December 15, 2013
“Be patient, then, brothers and sisters, until the Lord’s coming” (James 5:7).
Is there anyone among us who never has felt as the exasperated believer who prayed, “Dear Lord, please grant me patience—and I mean right now!”
There are two words translated patience in the Book of James. One word, hypomona, means “getting under the load to carry it.” This one is found in
While we wait for the promised return of the Lord, we need the grace of patience. In these verses, there are three examples to remind us of this needed grace.
Ponder the Patience of the Farmer (vv. 7-9)
In the Holy Land, there are two rainy seasons in an otherwise dry climate. The early rains come in October or November. Then the farmer can plow, plant and anticipate there will be moisture to start the growing. The latter rain comes in March or April in time for the crop to mature for harvest.
Like the farmer, we may not be able to predict exactly when the Lord will return, but we know He will. We can wait with patience if we learn the lesson of the farmer.
Ponder the Patience of the Prophets (v. 10)
Elijah overcame the wrath of King Ahab and the prophets of Baal (
Their endurance encourages us to persist with patience. A gospel song reminds us, “It will be worth it all when we see Jesus / Life’s trials will seem so small, when we see Christ / One glimpse of His dear face, all sorrow will erase / so bravely run the race, ‘Till we see Christ.” (Esther Kerr Rusthol)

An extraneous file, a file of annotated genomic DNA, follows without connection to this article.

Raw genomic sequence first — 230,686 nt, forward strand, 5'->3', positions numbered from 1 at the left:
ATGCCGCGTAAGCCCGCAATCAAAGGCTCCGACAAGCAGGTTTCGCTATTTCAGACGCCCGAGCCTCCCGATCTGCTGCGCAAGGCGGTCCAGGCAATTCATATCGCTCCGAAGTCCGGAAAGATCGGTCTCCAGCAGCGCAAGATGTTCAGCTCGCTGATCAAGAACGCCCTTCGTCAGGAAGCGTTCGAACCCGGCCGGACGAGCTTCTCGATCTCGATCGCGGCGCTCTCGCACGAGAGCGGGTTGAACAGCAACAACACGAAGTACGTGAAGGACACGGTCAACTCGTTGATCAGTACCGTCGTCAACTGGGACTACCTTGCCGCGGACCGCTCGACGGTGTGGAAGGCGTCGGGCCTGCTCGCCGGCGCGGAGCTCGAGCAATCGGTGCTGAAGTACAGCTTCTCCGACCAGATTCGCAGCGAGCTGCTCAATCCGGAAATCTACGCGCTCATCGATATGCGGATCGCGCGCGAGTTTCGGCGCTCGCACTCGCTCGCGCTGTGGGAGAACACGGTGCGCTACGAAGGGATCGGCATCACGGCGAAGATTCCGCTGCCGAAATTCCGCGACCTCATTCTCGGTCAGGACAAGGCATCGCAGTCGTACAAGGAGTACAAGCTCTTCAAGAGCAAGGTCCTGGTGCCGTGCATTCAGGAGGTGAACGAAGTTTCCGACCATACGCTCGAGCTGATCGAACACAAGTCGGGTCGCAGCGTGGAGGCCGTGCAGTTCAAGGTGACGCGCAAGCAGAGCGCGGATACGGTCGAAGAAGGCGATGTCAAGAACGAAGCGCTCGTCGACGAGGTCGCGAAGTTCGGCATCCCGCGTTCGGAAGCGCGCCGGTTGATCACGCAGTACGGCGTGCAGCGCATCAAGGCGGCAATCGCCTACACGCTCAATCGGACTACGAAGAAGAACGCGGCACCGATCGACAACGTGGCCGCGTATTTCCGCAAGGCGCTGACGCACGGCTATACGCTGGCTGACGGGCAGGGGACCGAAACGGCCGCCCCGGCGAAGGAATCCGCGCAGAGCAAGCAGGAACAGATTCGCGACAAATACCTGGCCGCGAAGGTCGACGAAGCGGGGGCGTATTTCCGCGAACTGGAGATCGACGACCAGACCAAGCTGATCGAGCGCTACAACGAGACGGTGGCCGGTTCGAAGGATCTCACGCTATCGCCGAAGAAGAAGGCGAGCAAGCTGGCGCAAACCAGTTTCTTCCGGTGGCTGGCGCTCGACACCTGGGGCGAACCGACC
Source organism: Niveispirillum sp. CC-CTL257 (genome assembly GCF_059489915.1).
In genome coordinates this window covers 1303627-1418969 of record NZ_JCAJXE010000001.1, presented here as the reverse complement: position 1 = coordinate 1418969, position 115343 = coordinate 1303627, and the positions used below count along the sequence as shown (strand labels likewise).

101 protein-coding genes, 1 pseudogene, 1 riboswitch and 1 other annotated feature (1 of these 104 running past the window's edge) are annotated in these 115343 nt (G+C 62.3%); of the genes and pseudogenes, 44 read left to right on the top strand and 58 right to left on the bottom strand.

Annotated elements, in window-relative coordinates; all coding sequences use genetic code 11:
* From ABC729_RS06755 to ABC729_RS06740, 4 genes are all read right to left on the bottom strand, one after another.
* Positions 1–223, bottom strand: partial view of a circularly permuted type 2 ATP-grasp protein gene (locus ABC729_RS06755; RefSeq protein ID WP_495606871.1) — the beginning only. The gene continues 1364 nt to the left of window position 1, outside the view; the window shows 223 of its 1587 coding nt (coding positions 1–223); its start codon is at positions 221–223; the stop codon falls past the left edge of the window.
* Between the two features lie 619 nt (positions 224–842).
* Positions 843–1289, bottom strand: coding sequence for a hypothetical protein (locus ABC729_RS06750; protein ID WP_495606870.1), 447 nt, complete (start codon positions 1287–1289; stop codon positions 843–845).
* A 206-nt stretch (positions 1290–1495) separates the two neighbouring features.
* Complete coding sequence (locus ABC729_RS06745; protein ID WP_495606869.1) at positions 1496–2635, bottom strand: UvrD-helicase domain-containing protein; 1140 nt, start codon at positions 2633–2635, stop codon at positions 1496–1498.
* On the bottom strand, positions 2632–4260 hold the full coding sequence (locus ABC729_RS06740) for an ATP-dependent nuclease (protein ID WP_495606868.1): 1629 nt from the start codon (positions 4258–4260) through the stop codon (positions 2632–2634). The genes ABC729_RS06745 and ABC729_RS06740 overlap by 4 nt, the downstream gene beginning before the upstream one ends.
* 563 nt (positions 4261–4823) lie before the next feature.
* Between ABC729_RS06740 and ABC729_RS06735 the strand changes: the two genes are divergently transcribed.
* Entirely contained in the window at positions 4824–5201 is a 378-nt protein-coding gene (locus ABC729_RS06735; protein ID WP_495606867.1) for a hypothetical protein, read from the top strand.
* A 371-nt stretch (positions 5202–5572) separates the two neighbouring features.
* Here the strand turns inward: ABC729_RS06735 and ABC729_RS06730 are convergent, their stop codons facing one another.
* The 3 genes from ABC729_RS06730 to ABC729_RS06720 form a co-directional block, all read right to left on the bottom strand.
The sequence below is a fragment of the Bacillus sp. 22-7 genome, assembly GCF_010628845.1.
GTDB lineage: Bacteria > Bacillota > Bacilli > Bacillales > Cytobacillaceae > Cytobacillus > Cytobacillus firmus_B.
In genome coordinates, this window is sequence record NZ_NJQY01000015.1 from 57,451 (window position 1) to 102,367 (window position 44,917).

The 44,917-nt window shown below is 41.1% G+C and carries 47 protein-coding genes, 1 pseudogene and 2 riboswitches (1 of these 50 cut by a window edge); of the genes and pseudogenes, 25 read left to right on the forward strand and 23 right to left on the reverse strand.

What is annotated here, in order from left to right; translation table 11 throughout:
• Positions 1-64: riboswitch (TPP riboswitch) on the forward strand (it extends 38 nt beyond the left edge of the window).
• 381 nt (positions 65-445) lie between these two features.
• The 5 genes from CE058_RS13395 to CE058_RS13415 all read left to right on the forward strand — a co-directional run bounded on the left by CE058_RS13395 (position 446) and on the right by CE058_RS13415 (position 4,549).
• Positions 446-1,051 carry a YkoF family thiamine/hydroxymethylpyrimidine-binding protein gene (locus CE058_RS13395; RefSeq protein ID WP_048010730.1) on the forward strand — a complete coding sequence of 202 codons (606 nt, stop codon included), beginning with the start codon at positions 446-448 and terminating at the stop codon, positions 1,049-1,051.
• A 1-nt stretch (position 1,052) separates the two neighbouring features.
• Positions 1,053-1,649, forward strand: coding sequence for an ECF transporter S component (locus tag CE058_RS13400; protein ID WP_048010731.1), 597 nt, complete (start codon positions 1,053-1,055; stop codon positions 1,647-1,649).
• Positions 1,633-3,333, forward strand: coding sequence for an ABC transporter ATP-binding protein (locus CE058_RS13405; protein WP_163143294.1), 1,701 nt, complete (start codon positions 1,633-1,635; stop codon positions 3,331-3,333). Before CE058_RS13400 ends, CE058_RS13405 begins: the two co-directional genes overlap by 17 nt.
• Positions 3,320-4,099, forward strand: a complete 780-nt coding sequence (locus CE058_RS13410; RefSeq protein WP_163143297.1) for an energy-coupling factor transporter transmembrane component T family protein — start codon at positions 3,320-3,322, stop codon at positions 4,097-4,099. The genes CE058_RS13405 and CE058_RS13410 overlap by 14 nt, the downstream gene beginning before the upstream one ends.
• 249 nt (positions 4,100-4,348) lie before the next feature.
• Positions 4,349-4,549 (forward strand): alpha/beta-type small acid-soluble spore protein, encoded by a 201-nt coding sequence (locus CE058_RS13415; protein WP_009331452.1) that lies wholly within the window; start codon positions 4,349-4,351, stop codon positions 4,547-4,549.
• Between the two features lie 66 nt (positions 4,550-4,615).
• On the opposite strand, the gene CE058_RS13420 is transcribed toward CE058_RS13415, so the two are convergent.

In his Sermon on the Mount, Jesus said His followers should count it a blessing when people insult us, persecute us and say all kinds of evil against us because of Him. “Rejoice and be glad, because great is your reward in heaven, for in the same way they persecuted the prophets who were before you” (
Ponder the Patience of Job (v. 11)
“You have heard of Job’s perseverance and have seen what the Lord finally brought about” (James 5:11). Job was not patient in the sense of bearing his hard lot without complaint, but he persisted in his confidence in a sovereign God who would vindicate him in the end. So it was.
This past May, more than a dozen tornadoes touched down in “Tornado Alley,” the path through the middle of Oklahoma. That path has more tornadoes per square mile than any other place on earth. Moore, Okla., near Oklahoma City, was hit this season by the widest tornado on record. A mile-wide path of destruction reduced hundreds of homes to scattered splinters. Two elementary schools were demolished with many children inside. Rhonda Crosswhite gathered her class of 24 sixth graders in one of the restrooms. They huddled together in the stalls and heard their teacher pray out loud, alternating between talking to them and to God. “Guys, it’s going to be OK…God, please don’t strike us.”
One of the students in her cluster kept saying, “I love you, Miss Crosswhite. I love you…I don’t want to die. I don’t want to die.” She kept assuring him, “I’m not dying today, and you’re not going to die.” One of her students told NBC’s “Today Show” that Miss Crosswhite was the reason they were spared.